Do you think about the balance of elements when you're writing?

by Jes

Hi, you've helped so much with the structure of my novel, but this question is about the finer details. As you're writing, do you consciously think about balancing narrative, introspection, description, dialogue. etc? Or is it something that comes naturally? I know that I have to consciously think about it, but is this normal when writers are just starting out?

Also, what things do you consider when you're balancing these and other elements?

Hope that makes sense, and thanks for all the information you have available on this site!!!

Answer: There are only so many considerations or ideas you can hold in your head at any moment. Trying to hold more becomes paralyzing.

If you are a plotter, and you are working from a fairly detailed outline, it can help to review your goals for a scene or event before you start writing it. For instance, you may want the scene to show a character making a decision or taking some action. You may also want to show progress in a relationship, explore a theme, reveal some information, etc.

If you're more of a pantser, you may just know what the next big event will be, several chapters down the road.

Once you start the actual writing, however, you should just focus on the feeling. Follow your emotions and your instincts regarding how the story should unfold. Feelings are holistic. They give you a complete image or sense of a scene as one thing. You can hold a feeling in your head much easier than a long list of considerations or story points.

Don't worry too much about storytelling techniques in a first draft. If your instincts are good, you will
know when you should change to a new mode of storytelling (description, dialogue, exposition, action, etc.). Your feelings should tell you if you are building towards an emotional event or just belabouring a point.

However, your instincts will seldom be perfect for long stretches, even if you are seasoned writer. That's why you do revision.

When revising, you already have a story, so you can focus on the elements you couldn't focus on when writing the first draft because your story was not yet formed.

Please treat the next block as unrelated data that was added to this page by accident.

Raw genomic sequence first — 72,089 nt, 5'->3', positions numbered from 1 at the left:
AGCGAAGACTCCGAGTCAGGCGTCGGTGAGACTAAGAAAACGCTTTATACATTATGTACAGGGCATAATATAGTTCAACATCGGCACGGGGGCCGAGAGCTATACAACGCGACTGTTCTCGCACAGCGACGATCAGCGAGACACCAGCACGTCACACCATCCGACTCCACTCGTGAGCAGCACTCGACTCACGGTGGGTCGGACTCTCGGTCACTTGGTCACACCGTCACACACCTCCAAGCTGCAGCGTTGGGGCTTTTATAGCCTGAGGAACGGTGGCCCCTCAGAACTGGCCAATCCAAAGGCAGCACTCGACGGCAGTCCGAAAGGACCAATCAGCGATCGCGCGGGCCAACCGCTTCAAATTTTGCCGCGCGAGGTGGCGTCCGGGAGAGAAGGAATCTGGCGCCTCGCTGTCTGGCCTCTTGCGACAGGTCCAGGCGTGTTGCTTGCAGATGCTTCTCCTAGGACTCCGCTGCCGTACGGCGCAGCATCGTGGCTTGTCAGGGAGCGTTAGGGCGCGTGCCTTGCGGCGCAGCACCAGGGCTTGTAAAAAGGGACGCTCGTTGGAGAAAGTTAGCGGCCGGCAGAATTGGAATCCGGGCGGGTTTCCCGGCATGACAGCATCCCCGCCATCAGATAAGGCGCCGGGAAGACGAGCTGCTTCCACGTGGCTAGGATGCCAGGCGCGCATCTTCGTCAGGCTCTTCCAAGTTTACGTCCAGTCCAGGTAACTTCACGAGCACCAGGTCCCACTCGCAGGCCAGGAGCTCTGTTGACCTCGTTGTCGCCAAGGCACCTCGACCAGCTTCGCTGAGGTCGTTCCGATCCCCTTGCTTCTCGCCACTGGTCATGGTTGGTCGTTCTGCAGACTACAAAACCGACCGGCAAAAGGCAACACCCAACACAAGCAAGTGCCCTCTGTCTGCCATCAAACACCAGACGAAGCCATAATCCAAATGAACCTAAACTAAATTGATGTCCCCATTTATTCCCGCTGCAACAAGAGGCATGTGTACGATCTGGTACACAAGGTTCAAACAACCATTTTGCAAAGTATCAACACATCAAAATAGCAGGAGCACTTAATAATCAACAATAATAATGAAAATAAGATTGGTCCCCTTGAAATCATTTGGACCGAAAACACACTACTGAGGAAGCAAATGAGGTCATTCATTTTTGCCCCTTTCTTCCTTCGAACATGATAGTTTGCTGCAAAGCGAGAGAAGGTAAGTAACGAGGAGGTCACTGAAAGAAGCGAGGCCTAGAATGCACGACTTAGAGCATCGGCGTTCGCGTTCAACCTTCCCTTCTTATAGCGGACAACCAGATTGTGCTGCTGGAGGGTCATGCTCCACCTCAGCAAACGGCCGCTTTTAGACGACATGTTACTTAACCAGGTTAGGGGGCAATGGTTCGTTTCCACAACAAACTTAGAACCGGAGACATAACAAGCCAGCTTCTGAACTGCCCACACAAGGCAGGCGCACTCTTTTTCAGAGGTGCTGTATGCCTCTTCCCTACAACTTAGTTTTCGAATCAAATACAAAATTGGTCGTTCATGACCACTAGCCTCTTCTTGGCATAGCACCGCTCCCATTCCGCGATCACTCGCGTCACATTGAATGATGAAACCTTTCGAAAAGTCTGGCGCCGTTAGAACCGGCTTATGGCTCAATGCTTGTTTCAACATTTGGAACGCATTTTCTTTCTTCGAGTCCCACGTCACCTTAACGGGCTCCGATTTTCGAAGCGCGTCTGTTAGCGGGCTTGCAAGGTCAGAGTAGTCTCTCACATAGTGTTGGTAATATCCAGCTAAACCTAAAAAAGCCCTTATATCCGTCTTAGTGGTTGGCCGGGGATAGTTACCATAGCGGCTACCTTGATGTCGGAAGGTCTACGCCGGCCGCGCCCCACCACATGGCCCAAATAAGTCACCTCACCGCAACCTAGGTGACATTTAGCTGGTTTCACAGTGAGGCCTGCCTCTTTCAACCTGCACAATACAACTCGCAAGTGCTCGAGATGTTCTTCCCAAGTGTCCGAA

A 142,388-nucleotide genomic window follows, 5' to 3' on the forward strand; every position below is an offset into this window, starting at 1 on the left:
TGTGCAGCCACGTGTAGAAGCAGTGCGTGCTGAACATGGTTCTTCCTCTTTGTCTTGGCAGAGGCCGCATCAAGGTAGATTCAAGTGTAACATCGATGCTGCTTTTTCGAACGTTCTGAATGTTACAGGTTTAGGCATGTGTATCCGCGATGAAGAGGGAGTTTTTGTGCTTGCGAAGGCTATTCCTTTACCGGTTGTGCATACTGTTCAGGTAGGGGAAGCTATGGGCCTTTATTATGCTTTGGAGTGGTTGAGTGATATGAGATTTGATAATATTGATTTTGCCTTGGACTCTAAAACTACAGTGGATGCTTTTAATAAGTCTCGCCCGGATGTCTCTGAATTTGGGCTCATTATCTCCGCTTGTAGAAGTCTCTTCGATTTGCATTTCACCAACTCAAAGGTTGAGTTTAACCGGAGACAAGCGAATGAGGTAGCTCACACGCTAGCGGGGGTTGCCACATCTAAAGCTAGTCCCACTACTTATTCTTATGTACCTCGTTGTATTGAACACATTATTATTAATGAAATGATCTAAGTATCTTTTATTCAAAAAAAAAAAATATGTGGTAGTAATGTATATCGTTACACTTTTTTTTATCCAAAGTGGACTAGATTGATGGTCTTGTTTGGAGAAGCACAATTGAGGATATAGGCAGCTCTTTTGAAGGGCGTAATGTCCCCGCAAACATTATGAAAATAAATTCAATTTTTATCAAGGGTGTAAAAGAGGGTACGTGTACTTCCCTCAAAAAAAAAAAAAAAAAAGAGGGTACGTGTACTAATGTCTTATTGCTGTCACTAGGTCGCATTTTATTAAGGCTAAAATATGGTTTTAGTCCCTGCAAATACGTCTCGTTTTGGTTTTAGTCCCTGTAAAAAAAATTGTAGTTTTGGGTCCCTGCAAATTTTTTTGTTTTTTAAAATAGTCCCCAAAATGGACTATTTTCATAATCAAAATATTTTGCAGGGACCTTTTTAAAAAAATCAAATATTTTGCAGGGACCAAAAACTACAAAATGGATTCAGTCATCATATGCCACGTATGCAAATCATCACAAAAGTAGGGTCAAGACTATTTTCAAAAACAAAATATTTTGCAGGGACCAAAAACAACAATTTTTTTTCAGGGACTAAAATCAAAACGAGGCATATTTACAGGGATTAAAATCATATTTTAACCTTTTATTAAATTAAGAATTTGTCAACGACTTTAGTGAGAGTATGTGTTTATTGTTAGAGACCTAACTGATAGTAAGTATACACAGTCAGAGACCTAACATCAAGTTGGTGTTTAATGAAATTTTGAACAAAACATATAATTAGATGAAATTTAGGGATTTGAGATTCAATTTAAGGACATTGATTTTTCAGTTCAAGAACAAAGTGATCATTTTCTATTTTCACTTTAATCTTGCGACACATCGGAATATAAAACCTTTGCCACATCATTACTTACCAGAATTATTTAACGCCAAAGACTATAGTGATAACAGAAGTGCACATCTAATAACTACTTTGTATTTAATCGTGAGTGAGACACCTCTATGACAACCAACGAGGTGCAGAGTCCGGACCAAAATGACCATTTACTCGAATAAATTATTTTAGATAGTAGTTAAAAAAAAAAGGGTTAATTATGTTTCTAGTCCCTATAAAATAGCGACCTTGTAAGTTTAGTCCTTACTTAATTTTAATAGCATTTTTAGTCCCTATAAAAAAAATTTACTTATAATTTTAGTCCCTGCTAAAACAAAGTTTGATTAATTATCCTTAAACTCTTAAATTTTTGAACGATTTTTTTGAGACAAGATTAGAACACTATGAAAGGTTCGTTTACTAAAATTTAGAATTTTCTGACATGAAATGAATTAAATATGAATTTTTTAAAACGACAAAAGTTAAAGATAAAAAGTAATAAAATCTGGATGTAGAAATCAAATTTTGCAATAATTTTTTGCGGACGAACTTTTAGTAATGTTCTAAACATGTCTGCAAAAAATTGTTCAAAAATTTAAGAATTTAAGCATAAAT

For instance, you may do one round of revision just to clean up the story. Fill in any plot holes. Cut scenes that aren't necessary. Fix any continuity problems. You can do this easily because you now know the story from beginning to end.

In the next round, you can look at each chapter closely to determine if your pacing is correct or if you need to vary the storytelling more or less.

For example, in a first draft, you may let your character's inner monologue run on a bit because you are exploring -- figuring out what her feelings and attitudes are. In revision, you may discover you can cut huge chunks of the monologue and still illustrate the same state of mind. The result will be a tighter pace.

Same thing with dialogue. Cut the bits that you now see are no longer necessary.

At the same time, you may find it helpful to insert information or details that will be important later (now that you know what happens later) or create foreshadowing.

Again, it's all about not overburdening yourself by trying to address all aspects of the story at once. One stage at a time.

Click here to post comments

Join in and submit your own question/topic! It's easy to do. How? Simply click here to return to Questions About Novel Writing.

search this site the web
search engine by freefind

Celebrating our 2nd year as one of the...

 Step-by-Step Novel Planning Workbook

NEW! Make Money Writing Nonfiction Articles

"I've read more than fifty books on writing, writing novels, etc., but your website has the most useful and practical guidance. Now that I understand how a novel is structured, I will rewrite mine, confident that it will be a more interesting novel." - Lloyd Edwards

"Thanks to your "Create a Plot Outline in 8 Easy Steps," I was able to take a story that I simply just fooled around with and went willy nilly all over, into a clearly defined, intriguing battle where two characters fight to keep their relationship intact, and try to find a balance in control of themselves and their lives. Thanks to you, I'm not ashamed of the poor organization of my writing." - Nommanic Ragus

"I am so glad I found your site. It has helped me in so many ways, and has given me more confidence about myself and my work. Thank you for making this valuable resource, for me and my fellow writers. Perhaps you'll hear about me someday...I'll owe it to you." - Ruth, Milton, U.S.A.

"I never knew what to do with all the characters in my head, but since discovering Dramatica I am writing again in my spare time. Thank you for making this available. Yes, it is a bit complex, and it does take time, but I love it because it works." - Colin Shoeman

"I came across your website by chance. It is a plethora of knowledge, written in a simplistic way to help aspiring writers. I truly appreciate all of the information you have provided to help me successfully (relative term) write my novel. Thank you very much!" - Leo T. Rollins

"I can honestly say that this is the first website that is really helpful. You manage to answer complex questions in relatively short articles and with really intelligent answers. Thank you for taking the time to write these articles and sharing them so generously." - Chrystelle Nash

"...had no idea that a simple click would give me such a wealth of valuable information. The site not only offered extremely clear and helpful instructions but was a very enjoyable read as well. The education from your wonderful site has made me a better writer and your words have inspired me to get back to work on my novel. I wish to give you a heartfelt thanks for How to Write a Book Now, sir." -- Mike Chiero